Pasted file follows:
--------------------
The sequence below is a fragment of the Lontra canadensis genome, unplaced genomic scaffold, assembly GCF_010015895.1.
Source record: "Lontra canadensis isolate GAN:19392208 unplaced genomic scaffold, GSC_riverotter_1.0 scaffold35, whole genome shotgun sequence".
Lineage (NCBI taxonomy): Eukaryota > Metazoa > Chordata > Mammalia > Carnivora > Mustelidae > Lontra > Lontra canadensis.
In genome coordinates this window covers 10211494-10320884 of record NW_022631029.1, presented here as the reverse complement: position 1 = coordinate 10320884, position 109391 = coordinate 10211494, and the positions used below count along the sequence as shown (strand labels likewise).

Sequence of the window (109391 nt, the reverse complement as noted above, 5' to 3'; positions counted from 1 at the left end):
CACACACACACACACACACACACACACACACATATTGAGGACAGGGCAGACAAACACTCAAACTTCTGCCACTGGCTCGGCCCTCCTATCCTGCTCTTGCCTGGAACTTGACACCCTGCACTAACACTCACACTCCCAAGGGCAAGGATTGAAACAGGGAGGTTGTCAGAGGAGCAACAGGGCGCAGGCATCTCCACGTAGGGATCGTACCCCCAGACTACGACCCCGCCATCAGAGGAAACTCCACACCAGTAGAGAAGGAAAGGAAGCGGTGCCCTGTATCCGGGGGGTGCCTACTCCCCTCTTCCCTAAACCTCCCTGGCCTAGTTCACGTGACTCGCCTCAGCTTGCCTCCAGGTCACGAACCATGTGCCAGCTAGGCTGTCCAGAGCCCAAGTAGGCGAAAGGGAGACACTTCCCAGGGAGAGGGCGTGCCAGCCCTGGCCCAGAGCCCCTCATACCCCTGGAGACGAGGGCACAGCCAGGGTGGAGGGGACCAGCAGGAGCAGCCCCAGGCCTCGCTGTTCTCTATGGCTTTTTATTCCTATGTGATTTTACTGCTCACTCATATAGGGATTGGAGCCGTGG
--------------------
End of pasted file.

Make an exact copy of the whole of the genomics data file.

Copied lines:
The sequence below is a fragment of the Lontra canadensis genome, unplaced genomic scaffold, assembly GCF_010015895.1.
Source record: "Lontra canadensis isolate GAN:19392208 unplaced genomic scaffold, GSC_riverotter_1.0 scaffold35, whole genome shotgun sequence".
Lineage (NCBI taxonomy): Eukaryota > Metazoa > Chordata > Mammalia > Carnivora > Mustelidae > Lontra > Lontra canadensis.
In genome coordinates this window covers 10211494-10320884 of record NW_022631029.1, presented here as the reverse complement: position 1 = coordinate 10320884, position 109391 = coordinate 10211494, and the positions used below count along the sequence as shown (strand labels likewise).

Sequence of the window (109391 nt, the reverse complement as noted above, 5' to 3'; positions counted from 1 at the left end):
CACACACACACACACACACACACACACACACATATTGAGGACAGGGCAGACAAACACTCAAACTTCTGCCACTGGCTCGGCCCTCCTATCCTGCTCTTGCCTGGAACTTGACACCCTGCACTAACACTCACACTCCCAAGGGCAAGGATTGAAACAGGGAGGTTGTCAGAGGAGCAACAGGGCGCAGGCATCTCCACGTAGGGATCGTACCCCCAGACTACGACCCCGCCATCAGAGGAAACTCCACACCAGTAGAGAAGGAAAGGAAGCGGTGCCCTGTATCCGGGGGGTGCCTACTCCCCTCTTCCCTAAACCTCCCTGGCCTAGTTCACGTGACTCGCCTCAGCTTGCCTCCAGGTCACGAACCATGTGCCAGCTAGGCTGTCCAGAGCCCAAGTAGGCGAAAGGGAGACACTTCCCAGGGAGAGGGCGTGCCAGCCCTGGCCCAGAGCCCCTCATACCCCTGGAGACGAGGGCACAGCCAGGGTGGAGGGGACCAGCAGGAGCAGCCCCAGGCCTCGCTGTTCTCTATGGCTTTTTATTCCTATGTGATTTTACTGCTCACTCATATAGGGATTGGAGCCGTGG